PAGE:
Dementia wandering is a serious concern for family members and caregivers. Read here to learn what this problem is and how door alarms can keep loved ones safe.
Keyword(s): door alarms
If you are a caregiver for someone with Alzheimer's disease or another form of dementia, you know what the challenges both of you face. One of the more daunting challenges is wandering.
According to the Alzheimer's Association, about 6 out of 10 people with the condition will wander or elope.
Alzheimer's patients have little sense of time. They often attempt to leave their home or facility and wander. Another name for this is elopement. If your loved one has access to a car, he or she can set out to an unknown destination. The result can be terrifying.
One solution is a door alarm. Door alarms alert others in the home when a person exits through a door. They can provide you peace of mind. Read on to learn more.
Locking Doors and Why We Don't Recommend It
If you live with a loved one with Alzheimer's, you may have tried various locking methods like placing a latch above eye level. Locking doors creates a fire hazard because the person may not be able to escape the home when needed.
Also, your loved one may take offense to the locked door and become angry or frustrated.
Stop Patients from Elopement and Wandering
Wandering is a behavior most Alzheimer's patients exhibit at one time or another. It includes restless pacing restlessly about a room. Or it could look like aimless meandering through the house. If you are in public, your loved one with dementia could wander away from you.
If they wander far enough to get lost, the consequences are severe. Searchers have found Alzheimer's patients disoriented or in critical condition due to missed medication or hypothermia. Sometimes, the outcome is far worse.
A Door Alarm for Peaceful Nights
An alarm allows the person to exit through the door. But it also alerts others in the home that someone is exiting. If the family member leaving is your loved one with Alzheimer's, then you know they either need assistance or redirection back into the home.
Door alarms can help you ensure the safety of your loved one who should not leave home unaccompanied. It is exhausting to have to keep track of someone constantly.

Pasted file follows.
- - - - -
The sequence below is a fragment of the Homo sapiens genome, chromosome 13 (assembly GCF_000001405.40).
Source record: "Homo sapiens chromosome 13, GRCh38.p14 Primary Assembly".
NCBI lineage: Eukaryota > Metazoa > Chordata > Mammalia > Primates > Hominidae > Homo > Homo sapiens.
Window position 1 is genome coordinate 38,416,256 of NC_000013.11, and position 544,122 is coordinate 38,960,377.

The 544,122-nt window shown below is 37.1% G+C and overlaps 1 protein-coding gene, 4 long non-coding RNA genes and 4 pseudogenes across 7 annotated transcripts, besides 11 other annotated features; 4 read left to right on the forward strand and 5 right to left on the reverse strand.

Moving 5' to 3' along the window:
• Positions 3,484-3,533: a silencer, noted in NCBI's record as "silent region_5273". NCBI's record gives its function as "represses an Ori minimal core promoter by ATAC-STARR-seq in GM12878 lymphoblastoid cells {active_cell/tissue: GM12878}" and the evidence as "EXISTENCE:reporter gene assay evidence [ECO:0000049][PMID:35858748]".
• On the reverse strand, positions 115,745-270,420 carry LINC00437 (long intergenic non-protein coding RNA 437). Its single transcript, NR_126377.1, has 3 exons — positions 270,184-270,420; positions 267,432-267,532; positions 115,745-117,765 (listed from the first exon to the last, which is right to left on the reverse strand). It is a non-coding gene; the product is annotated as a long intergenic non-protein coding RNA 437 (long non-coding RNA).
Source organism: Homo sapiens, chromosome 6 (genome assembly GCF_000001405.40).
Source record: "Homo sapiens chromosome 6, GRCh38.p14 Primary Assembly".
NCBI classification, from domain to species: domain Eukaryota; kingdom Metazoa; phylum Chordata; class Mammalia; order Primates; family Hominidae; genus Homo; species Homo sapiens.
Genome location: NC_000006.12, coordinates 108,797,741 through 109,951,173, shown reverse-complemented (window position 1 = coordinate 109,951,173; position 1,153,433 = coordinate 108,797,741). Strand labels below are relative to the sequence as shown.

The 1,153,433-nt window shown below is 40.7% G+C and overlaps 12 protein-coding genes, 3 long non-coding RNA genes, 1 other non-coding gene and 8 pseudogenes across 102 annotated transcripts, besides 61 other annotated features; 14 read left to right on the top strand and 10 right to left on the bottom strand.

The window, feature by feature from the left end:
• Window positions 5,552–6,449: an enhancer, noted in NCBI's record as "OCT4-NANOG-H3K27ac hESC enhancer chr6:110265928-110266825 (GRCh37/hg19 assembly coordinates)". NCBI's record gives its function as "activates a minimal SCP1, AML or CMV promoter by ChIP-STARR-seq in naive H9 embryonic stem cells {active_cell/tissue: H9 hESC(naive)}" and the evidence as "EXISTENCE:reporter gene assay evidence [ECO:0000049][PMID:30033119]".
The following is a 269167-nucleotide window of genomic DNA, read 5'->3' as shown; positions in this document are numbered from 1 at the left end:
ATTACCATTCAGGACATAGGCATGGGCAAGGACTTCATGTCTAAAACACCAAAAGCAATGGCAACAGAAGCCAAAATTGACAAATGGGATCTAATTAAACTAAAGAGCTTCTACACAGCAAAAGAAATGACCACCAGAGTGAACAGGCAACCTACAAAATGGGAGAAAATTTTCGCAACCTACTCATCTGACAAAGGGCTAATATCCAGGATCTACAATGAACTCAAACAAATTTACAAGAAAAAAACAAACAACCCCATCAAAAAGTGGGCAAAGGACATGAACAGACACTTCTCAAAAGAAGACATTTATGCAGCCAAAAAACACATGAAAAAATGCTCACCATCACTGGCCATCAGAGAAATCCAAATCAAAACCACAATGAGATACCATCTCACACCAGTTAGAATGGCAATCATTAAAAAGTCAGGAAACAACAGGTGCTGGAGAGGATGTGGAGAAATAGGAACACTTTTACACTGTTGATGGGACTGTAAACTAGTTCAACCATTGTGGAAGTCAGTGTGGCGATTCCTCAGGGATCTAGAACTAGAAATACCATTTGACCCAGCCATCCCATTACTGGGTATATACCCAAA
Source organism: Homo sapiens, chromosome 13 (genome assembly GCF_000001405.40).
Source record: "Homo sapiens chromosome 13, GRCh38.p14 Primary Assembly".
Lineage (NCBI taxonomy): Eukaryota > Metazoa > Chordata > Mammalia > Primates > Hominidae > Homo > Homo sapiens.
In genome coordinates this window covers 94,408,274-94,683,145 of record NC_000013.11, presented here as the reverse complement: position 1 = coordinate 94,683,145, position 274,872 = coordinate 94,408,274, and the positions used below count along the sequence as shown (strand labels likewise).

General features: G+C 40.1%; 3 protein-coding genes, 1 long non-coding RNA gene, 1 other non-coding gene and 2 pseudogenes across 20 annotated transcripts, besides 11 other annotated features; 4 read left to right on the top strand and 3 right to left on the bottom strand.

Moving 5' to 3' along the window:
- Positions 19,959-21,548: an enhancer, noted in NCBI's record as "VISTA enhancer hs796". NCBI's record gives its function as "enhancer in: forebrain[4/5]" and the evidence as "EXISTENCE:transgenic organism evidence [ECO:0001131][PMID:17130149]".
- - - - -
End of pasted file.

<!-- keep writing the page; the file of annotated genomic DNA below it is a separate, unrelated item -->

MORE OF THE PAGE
An alarm would allow you to sleep through the night. You'd only wake should the alarm sound during the night. As you know, dementia patients lose track of their days and nights, so wandering late at night is quite common.
Extra Protection When You Have a Pool
A door alarm on each exterior door protects those who need supervision outside of the home. If the home has a pool or a hot tub, door alarms provide an extra layer of safety.
Even if the individual with dementia was an avid swimmer is his or her day, they could become disoriented quickly.
Alerts Caregivers When Their Loved One Needs Assistance
You can also install a door alarm on interior doors such as the bathroom door. That way, you will know when your loved one heads to the bathroom.
They may need assistance with mobility or personal hygiene. But they may not know or want to ask for that assistance.
Types of Door Alarms
If you do not have door chimes installed as part of a security system, there is no need to contract for one. There door alarms available that are not part of a security system. These alarms are all easy to install yourself.
A string alarm is simply a string across the door opening. The string fastens to the alarm with a magnet. Place the string high up on the door frame.
When the door opens, the string detaches from the alarm. And the alarm sounds. To stop the alarm, reattach the magnet.
Passive InfraRed (PIR) Alarms
You can install a PIR alarm or chime across a door opening. If the plane across the door breaks, the alarm will sound. The alarm will alert you that someone has opened the door or walked across the threshold.
If you place these on exterior doors only, you'll know that your loved one may be attempting to leave. If placed on an interior door, you will know your loved one is moving about and may need your assistance.
Magnetic Door Alarms
Magnetic door alarms have two parts that connect magnetically. One part attaches to the door frame's edge. The other part attaches to the door right next to the frame. The alarm sounds when the two parts disconnect.
Floor Sensor Alarms
Floor sensor alarms have a sensor pad located on the floor and a magnetic lock on the door. You can preset them to various settings. For example, you can set the alarm to sound immediately after the door opens. Or, you can set it so that a person can exit and return within a short time before the alarm sounds.
While this option is a lock and not a door alarm, a keypad is safer than a regular lock and does have an audible sound. The keypad locks will unlock by entering the preset number code on the keypad.
You can connect the keypad lock to your smoke or fire alarm system. In the event of a fire, the keypad will unlock.
Using a Combination of Door Alarms and Chimes
You can use a combination of any of these door alarms to better alert you when your loved one is moving about the house. If each alarm sounds with a different chime, you will know whether the person is exiting the home or entering the bathroom, for example.
Or, if the front door and back door have different alert sounds, you will know to which part of the house you need to go.
Something as Simple as a Chime for Peace of Mind
As a caregiver, one of your worst fears is that your loved one with Alzheimer's or dementia will wander off and get lost. When that happens, there is a small window of time to find them before they become endangered.
Using door alarms is one way to help prevent this from happening. It can also help bring you peace of mind because you can't have eyes and ears on the person all the time. Please see a selection of door chimes on our website.